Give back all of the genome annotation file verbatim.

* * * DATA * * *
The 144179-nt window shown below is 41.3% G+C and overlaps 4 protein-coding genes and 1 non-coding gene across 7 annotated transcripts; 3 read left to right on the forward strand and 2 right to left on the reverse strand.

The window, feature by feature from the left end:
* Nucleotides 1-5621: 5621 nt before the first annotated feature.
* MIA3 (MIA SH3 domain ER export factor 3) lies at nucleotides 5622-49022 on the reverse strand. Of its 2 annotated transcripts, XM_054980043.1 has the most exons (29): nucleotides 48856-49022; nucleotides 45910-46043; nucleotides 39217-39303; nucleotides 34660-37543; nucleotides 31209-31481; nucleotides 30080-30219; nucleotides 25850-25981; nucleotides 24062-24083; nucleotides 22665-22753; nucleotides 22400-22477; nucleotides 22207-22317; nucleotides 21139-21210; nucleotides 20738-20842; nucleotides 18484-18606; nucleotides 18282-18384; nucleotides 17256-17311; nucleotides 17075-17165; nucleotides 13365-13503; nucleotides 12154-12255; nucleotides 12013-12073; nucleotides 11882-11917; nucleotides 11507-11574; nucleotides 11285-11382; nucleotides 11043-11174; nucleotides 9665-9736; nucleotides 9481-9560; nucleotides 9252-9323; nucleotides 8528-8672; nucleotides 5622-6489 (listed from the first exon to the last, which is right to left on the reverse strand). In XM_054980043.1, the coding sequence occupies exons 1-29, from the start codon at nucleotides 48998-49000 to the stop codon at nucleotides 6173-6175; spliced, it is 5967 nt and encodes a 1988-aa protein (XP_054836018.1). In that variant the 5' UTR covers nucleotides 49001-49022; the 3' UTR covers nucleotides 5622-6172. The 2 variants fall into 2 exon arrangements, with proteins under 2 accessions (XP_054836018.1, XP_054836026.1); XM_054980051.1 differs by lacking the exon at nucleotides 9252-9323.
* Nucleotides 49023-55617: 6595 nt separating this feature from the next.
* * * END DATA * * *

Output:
The 144179-nt window shown below is 41.3% G+C and overlaps 4 protein-coding genes and 1 non-coding gene across 7 annotated transcripts; 3 read left to right on the forward strand and 2 right to left on the reverse strand.

The window, feature by feature from the left end:
* Nucleotides 1-5621: 5621 nt before the first annotated feature.
* MIA3 (MIA SH3 domain ER export factor 3) lies at nucleotides 5622-49022 on the reverse strand. Of its 2 annotated transcripts, XM_054980043.1 has the most exons (29): nucleotides 48856-49022; nucleotides 45910-46043; nucleotides 39217-39303; nucleotides 34660-37543; nucleotides 31209-31481; nucleotides 30080-30219; nucleotides 25850-25981; nucleotides 24062-24083; nucleotides 22665-22753; nucleotides 22400-22477; nucleotides 22207-22317; nucleotides 21139-21210; nucleotides 20738-20842; nucleotides 18484-18606; nucleotides 18282-18384; nucleotides 17256-17311; nucleotides 17075-17165; nucleotides 13365-13503; nucleotides 12154-12255; nucleotides 12013-12073; nucleotides 11882-11917; nucleotides 11507-11574; nucleotides 11285-11382; nucleotides 11043-11174; nucleotides 9665-9736; nucleotides 9481-9560; nucleotides 9252-9323; nucleotides 8528-8672; nucleotides 5622-6489 (listed from the first exon to the last, which is right to left on the reverse strand). In XM_054980043.1, the coding sequence occupies exons 1-29, from the start codon at nucleotides 48998-49000 to the stop codon at nucleotides 6173-6175; spliced, it is 5967 nt and encodes a 1988-aa protein (XP_054836018.1). In that variant the 5' UTR covers nucleotides 49001-49022; the 3' UTR covers nucleotides 5622-6172. The 2 variants fall into 2 exon arrangements, with proteins under 2 accessions (XP_054836018.1, XP_054836026.1); XM_054980051.1 differs by lacking the exon at nucleotides 9252-9323.
* Nucleotides 49023-55617: 6595 nt separating this feature from the next.